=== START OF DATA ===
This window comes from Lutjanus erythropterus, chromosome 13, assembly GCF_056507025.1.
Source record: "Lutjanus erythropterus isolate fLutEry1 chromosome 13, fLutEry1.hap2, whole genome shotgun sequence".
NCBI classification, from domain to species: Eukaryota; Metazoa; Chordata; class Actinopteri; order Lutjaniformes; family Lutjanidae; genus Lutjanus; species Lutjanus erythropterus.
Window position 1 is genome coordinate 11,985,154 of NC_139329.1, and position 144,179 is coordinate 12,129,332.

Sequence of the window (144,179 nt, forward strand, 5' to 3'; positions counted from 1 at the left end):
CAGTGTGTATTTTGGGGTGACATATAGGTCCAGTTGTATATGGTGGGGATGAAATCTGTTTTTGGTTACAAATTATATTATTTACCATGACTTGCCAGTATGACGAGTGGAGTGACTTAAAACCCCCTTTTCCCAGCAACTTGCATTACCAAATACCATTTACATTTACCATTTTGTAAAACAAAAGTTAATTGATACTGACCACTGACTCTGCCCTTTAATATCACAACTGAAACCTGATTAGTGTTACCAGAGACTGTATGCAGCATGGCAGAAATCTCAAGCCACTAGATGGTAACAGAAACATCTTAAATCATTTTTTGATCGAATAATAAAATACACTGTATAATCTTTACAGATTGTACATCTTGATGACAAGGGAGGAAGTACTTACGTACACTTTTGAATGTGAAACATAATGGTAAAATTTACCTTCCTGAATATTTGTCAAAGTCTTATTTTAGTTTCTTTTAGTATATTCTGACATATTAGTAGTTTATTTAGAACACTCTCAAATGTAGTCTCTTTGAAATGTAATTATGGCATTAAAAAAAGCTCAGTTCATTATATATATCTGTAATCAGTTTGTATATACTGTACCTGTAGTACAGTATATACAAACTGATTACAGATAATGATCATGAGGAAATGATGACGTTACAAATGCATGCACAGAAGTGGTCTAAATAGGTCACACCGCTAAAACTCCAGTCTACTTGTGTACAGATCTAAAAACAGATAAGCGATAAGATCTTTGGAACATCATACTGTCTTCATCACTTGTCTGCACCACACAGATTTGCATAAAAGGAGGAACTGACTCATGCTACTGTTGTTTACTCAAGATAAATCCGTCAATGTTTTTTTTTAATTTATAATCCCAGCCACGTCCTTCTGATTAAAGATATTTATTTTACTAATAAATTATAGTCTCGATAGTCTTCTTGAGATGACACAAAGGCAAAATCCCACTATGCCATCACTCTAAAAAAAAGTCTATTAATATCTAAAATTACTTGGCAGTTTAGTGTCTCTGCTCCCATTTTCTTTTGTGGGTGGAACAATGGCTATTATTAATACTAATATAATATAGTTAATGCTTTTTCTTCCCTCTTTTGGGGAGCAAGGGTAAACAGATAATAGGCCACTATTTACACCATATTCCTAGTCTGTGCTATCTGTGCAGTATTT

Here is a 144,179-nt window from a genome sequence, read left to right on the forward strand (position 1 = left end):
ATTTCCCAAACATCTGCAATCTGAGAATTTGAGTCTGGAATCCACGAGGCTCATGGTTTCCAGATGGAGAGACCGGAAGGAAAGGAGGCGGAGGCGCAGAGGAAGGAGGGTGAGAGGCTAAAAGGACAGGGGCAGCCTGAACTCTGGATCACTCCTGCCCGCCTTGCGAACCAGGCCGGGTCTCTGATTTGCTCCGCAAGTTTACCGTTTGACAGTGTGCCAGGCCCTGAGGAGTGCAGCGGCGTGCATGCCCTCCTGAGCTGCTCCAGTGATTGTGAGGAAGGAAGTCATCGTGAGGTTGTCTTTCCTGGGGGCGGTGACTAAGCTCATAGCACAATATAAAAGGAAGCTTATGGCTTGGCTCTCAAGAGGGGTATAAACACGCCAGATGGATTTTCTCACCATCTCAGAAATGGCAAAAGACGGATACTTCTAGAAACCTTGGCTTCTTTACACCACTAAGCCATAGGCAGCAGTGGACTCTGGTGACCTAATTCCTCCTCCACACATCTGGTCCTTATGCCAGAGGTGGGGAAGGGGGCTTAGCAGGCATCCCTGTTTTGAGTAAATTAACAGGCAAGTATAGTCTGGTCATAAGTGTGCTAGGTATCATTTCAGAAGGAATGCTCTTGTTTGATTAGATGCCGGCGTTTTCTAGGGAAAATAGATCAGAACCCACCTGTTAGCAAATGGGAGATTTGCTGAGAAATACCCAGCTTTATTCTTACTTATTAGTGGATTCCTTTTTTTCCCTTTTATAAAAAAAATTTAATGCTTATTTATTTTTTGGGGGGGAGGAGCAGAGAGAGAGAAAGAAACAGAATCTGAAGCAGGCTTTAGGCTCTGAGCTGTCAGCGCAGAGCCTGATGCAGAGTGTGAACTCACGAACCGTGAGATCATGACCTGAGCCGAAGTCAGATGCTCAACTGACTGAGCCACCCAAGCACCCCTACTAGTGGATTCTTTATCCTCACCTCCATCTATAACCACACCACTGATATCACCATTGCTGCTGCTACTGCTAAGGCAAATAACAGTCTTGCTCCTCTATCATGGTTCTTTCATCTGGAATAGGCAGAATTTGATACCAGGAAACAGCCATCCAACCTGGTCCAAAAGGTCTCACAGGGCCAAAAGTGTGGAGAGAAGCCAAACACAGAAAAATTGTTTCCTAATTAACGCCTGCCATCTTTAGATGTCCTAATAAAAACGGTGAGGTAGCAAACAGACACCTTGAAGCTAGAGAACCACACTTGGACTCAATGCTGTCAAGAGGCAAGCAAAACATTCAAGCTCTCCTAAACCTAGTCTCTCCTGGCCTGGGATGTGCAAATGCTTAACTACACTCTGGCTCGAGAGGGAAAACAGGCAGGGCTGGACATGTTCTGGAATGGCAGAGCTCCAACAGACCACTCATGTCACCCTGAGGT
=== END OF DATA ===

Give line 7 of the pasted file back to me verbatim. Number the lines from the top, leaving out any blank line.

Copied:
Here is a 144,179-nt window from a genome sequence, read left to right on the forward strand (position 1 = left end):